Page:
Updated: Tue, 15 December, 2020
⯆ JUMP TO RECIPE
Pork parm or parmigiana is about dunking perfectly nice, crisp pork schnitzels in tomato sauce and baking them with cheese. And what a result!
Parmigiana or parm, as adopted and renamed in America, is a dish composed of tomato sauce, cheese and the key/name ingredient fried in breadcrumbs and buried beneath.
The key ingredient, a bit like a lead singer in a band, may vary (unless (s)he’s a bully who writes all the songs). Aubergine is the best known key ingredient making what is known as melanzane parmigiana, aubergine alla parmigiana or eggplant parm.
Is it Parmigiana or parmigiana?
Digression: you can often spot the recipe name spelt with upper case 'p': chicken or eggplant Parm or even Parmesan. Although it seems to make sense if you think the dish name is derived from Parmesan cheese, it's not although Parmesan is an ingredient.
The Italians treat ‘parmigiana’ as a common noun because an Italian parmigiana is a dish with components arranged like ‘palmigiana’ - window shutters slats. Not Parma. Not Parmesan. I do like that explanation: ‘gotcha! not what you thought!’
What else parmigiana?
Another frequent main ingredient is chicken (chicken parmesan, chicken parm) whose leftovers invariably going into sandwiches. Or, as it is the case in Italian sandwich shops - the whole dish made as a sandwich filling.
I believe veal escalopes are also used occasionally as parmigiana material, but more common and more accessible is pork tenderloin. It works in the dish extremely well.
Any reservations you might have I'm prepared to blow away: pork will be tough? Meltingly tender if you mallet it into behaving. Breadcrumbs will be soggy and/or disintegrate? You won't even notice what the breadcrumbs are like - the dish tastes so lovely.
An added aubergine layer adds a bit of work to the dish but it adds a lot of value and makes it lighter.
Elements of pork parmigiana
I make my own tomato sauce using a dumbass-simple method: by cooking down a tin of chopped tomatoes with some seasoning and a basil leaf. There is a proper tomato sauce recipe here but for the purpose of a parmigiana, the no-recipe above is sufficient. Otherwise use a jar of good simple pasta or pizza sauce.
The pork needs to be flattened thin, coated in flour, egg and breadcrumbs and fried crisp. And if you get really tired and fed up at that point, you still have dinner of pork schnitzels.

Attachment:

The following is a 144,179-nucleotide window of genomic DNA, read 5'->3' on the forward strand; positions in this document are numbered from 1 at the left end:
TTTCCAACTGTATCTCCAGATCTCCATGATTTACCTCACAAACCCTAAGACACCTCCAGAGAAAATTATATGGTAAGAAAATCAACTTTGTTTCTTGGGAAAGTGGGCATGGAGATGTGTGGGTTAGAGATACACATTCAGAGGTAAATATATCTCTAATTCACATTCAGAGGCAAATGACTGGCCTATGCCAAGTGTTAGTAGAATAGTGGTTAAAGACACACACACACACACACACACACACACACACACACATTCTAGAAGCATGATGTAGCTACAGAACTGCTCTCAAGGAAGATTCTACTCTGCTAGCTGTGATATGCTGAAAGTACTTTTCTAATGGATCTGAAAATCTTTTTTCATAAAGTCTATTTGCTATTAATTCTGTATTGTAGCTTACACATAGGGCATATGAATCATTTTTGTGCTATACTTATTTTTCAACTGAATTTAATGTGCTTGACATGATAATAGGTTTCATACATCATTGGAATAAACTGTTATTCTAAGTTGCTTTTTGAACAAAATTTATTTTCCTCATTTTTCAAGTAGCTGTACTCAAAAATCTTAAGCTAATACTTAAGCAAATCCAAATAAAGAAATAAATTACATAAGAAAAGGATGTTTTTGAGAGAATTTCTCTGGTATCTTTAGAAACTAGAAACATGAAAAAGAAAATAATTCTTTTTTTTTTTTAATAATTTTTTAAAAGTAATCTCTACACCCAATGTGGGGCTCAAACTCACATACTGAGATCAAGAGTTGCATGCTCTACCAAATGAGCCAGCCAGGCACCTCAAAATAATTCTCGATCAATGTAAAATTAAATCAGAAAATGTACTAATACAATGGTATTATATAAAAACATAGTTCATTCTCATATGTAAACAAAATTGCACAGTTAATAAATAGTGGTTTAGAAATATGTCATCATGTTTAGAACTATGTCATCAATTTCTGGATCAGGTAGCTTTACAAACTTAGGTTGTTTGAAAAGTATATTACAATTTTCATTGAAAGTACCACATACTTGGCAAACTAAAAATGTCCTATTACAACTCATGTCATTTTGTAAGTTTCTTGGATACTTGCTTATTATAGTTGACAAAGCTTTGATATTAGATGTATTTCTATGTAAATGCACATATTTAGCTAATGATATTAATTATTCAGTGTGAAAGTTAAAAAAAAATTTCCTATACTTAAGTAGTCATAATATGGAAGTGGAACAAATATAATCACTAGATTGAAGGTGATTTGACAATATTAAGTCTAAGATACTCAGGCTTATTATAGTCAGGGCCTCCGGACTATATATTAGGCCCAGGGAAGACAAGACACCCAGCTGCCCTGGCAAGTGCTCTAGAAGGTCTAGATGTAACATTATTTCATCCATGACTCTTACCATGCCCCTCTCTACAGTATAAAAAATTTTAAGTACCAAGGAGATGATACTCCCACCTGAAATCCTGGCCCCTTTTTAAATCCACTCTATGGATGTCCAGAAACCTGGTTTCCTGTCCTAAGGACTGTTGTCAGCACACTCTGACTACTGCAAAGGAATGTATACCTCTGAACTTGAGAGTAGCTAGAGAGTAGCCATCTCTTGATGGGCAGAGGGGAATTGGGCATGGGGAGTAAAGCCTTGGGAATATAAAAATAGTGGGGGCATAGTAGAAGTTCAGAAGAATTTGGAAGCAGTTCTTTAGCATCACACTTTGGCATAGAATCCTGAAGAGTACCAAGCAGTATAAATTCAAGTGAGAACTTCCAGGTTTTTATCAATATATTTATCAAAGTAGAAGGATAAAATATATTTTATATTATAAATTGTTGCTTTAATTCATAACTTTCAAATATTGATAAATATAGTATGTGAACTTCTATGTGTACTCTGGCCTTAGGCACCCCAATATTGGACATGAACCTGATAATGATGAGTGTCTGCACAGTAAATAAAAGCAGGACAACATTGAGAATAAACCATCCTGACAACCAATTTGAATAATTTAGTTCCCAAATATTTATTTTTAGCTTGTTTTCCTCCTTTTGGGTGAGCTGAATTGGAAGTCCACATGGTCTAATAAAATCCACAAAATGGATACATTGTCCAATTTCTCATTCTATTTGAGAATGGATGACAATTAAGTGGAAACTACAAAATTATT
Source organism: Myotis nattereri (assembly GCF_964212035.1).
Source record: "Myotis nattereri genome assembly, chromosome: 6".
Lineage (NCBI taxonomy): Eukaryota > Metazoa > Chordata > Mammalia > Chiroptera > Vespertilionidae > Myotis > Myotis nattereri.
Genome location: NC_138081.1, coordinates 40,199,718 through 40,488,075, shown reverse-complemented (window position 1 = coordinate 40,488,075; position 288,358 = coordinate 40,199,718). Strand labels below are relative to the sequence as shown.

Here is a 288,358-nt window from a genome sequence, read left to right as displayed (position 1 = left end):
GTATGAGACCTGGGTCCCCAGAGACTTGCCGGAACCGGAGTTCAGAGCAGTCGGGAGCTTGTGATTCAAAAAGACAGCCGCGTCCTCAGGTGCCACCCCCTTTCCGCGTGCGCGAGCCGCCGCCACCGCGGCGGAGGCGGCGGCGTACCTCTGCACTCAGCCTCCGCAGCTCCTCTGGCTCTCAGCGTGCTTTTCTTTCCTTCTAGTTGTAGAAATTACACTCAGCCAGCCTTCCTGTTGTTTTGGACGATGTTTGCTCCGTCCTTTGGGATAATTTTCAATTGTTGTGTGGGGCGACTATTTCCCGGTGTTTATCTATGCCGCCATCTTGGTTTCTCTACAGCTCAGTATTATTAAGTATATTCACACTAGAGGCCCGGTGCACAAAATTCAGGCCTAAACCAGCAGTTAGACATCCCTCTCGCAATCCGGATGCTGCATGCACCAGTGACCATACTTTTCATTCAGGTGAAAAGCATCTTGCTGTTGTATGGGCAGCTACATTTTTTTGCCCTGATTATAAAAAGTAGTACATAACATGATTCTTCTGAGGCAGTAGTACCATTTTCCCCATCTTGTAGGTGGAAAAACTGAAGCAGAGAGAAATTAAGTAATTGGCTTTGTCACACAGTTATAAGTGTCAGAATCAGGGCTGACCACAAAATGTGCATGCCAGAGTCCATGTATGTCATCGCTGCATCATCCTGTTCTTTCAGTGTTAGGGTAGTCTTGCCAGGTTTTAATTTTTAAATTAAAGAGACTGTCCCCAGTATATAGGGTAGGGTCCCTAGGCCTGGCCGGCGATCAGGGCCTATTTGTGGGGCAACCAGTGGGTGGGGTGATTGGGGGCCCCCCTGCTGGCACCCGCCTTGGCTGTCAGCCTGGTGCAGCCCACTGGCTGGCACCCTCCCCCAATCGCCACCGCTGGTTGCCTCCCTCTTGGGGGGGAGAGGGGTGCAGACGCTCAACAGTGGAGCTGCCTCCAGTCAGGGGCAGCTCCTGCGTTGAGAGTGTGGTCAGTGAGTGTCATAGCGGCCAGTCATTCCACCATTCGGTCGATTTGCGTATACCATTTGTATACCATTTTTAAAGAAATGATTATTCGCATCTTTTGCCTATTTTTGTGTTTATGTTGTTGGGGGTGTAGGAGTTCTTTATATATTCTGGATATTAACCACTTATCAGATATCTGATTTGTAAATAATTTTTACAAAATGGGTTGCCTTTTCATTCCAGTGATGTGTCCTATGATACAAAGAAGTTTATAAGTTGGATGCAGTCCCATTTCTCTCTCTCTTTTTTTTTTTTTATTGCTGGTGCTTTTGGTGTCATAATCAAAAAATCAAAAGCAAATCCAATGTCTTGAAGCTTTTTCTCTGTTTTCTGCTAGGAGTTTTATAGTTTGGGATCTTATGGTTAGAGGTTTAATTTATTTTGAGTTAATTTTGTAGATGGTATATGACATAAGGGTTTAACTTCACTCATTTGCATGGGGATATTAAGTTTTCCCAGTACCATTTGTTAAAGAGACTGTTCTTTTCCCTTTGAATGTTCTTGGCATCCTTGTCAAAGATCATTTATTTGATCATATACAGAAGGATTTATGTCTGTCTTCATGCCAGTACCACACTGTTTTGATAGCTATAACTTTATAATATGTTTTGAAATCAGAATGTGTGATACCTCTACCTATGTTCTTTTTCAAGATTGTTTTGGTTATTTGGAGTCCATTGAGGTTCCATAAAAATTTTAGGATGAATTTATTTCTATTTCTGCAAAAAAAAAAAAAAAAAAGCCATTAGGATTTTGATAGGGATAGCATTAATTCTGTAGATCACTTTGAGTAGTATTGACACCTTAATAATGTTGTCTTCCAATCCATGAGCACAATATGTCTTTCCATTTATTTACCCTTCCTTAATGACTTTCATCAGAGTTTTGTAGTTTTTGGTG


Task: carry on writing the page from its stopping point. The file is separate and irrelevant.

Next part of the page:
The aubergine slices need frying but you can roast or grill them in the oven to avoid fuss - just make sure you don't burn them to crisps which is surprisingly easy to happen.
And the final stage is building the parmigiana which is always the best bit when making pasta bakes, casseroles and gratins. Sauce - Parmesan - pork - mozzarella - repeat - bake.
pork parmigianaServings: 4Time: 2 hours
- 400g (just under 1 pound) pork fillet, trimmed of fat and membranes
- salt and black pepper
- 1 large egg, beaten
- 2-3 tbsp. plain flour
- 100g (about 2 cups) Panko breadcrumbs
- vegetable oil, for frying
- 1 medium aubergine
- tomato sauce made from 1 tin of tomatoes, recipe here
- 250g (8 oz.) mozzarella, sliced or torn
- 50g (about 1 cup) grated Parmesan
1. Slice the pork fillet into even-sized cutlets, about 2.5cm thick - discard the thin end bits and use them in a stir-fry.
2. Place the cutlets on a chopping board between two sheets of cling film and flatten them with a mallet until really thin - cardboard thickness. Season the pork with salt and pepper.
3. Prepare the flour, the egg and the breadcrumbs in three shallow dishes. Coat each cutlet in the flour, then dip it in the egg and finally in the breadcrumbs. Place the coated meat on a tray lined with paper towels and refrigerate.
4. Cut the aubergine into slices about 1cm thick. Brush all the slices with oil, heat a large frying pan and fry the aubergine in batches until softened and charred on both sides. Place them on paper towels.
5. Heat more oil (2cm deep) in the same frying pan until a crumb dropped into it sizzles and jumps about. Cook the pork cutlets, in batches if necessary, until gold and crisp on both sides. Transfer them to a paper towel lined dish.
6. Prepare a dish large enough to fit half the number of cutlets at the bottom, they may overlap slightly. Spoon some sauce over the bottom and sprinkle a third of the Parmesan. Place half the cutlets on top, followed by half the mozzarella. Top with half the remaining sauce, another third of the Parmesan, aubergine slices, the rest of the pork and the rest of the mozzarella. Top with the remaining sauce and Parmesan.
7. Bake the parmigiana in the oven preheated to 200C/400F/gas 6 for about 40 minutes until crispy and bubbling. Rest for a few minutes before serving with green salad or green vegetables.